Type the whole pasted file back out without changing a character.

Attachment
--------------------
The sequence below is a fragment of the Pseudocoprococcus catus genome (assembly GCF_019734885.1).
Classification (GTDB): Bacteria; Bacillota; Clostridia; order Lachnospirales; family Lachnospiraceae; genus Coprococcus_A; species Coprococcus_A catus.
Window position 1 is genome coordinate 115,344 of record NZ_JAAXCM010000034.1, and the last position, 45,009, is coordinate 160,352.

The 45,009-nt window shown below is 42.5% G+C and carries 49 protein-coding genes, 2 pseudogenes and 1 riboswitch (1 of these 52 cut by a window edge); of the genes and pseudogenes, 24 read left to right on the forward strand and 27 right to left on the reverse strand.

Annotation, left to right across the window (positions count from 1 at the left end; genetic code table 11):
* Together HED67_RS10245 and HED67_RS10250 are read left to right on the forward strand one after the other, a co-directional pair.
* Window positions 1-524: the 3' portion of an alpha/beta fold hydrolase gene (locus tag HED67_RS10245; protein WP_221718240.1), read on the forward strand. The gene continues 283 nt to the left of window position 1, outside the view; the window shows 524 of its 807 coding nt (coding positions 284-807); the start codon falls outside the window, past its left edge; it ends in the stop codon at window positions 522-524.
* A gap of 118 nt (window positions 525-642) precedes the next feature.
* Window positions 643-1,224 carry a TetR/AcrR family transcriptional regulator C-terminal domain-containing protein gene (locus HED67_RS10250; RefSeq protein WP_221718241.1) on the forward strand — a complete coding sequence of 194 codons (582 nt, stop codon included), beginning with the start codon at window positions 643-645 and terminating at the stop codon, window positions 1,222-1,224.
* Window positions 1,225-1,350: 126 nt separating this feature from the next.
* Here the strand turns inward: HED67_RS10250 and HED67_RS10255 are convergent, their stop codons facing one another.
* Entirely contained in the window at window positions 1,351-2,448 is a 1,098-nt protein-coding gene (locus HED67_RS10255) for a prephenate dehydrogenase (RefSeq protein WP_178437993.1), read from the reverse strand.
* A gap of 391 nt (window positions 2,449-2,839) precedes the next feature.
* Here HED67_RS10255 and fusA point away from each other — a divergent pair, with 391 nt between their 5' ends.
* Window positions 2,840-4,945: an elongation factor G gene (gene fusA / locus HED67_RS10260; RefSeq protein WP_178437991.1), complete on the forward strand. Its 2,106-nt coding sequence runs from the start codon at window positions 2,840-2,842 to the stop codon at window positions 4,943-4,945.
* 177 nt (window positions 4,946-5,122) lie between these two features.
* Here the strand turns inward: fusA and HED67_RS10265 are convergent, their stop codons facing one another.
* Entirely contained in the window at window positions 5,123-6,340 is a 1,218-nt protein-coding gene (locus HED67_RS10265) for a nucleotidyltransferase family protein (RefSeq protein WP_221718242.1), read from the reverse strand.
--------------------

The sequence below is a fragment of the Pseudocoprococcus catus genome (assembly GCF_019734885.1).
Classification (GTDB): Bacteria; Bacillota; Clostridia; order Lachnospirales; family Lachnospiraceae; genus Coprococcus_A; species Coprococcus_A catus.
Window position 1 is genome coordinate 115,344 of record NZ_JAAXCM010000034.1, and the last position, 45,009, is coordinate 160,352.

The 45,009-nt window shown below is 42.5% G+C and carries 49 protein-coding genes, 2 pseudogenes and 1 riboswitch (1 of these 52 cut by a window edge); of the genes and pseudogenes, 24 read left to right on the forward strand and 27 right to left on the reverse strand.

Annotation, left to right across the window (positions count from 1 at the left end; genetic code table 11):
* Together HED67_RS10245 and HED67_RS10250 are read left to right on the forward strand one after the other, a co-directional pair.
* Window positions 1-524: the 3' portion of an alpha/beta fold hydrolase gene (locus tag HED67_RS10245; protein WP_221718240.1), read on the forward strand. The gene continues 283 nt to the left of window position 1, outside the view; the window shows 524 of its 807 coding nt (coding positions 284-807); the start codon falls outside the window, past its left edge; it ends in the stop codon at window positions 522-524.
* A gap of 118 nt (window positions 525-642) precedes the next feature.
* Window positions 643-1,224 carry a TetR/AcrR family transcriptional regulator C-terminal domain-containing protein gene (locus HED67_RS10250; RefSeq protein WP_221718241.1) on the forward strand — a complete coding sequence of 194 codons (582 nt, stop codon included), beginning with the start codon at window positions 643-645 and terminating at the stop codon, window positions 1,222-1,224.
* Window positions 1,225-1,350: 126 nt separating this feature from the next.
* Here the strand turns inward: HED67_RS10250 and HED67_RS10255 are convergent, their stop codons facing one another.
* Entirely contained in the window at window positions 1,351-2,448 is a 1,098-nt protein-coding gene (locus HED67_RS10255) for a prephenate dehydrogenase (RefSeq protein WP_178437993.1), read from the reverse strand.
* A gap of 391 nt (window positions 2,449-2,839) precedes the next feature.
* Here HED67_RS10255 and fusA point away from each other — a divergent pair, with 391 nt between their 5' ends.
* Window positions 2,840-4,945: an elongation factor G gene (gene fusA / locus HED67_RS10260; RefSeq protein WP_178437991.1), complete on the forward strand. Its 2,106-nt coding sequence runs from the start codon at window positions 2,840-2,842 to the stop codon at window positions 4,943-4,945.
* 177 nt (window positions 4,946-5,122) lie between these two features.
* Here the strand turns inward: fusA and HED67_RS10265 are convergent, their stop codons facing one another.
* Entirely contained in the window at window positions 5,123-6,340 is a 1,218-nt protein-coding gene (locus HED67_RS10265) for a nucleotidyltransferase family protein (RefSeq protein WP_221718242.1), read from the reverse strand.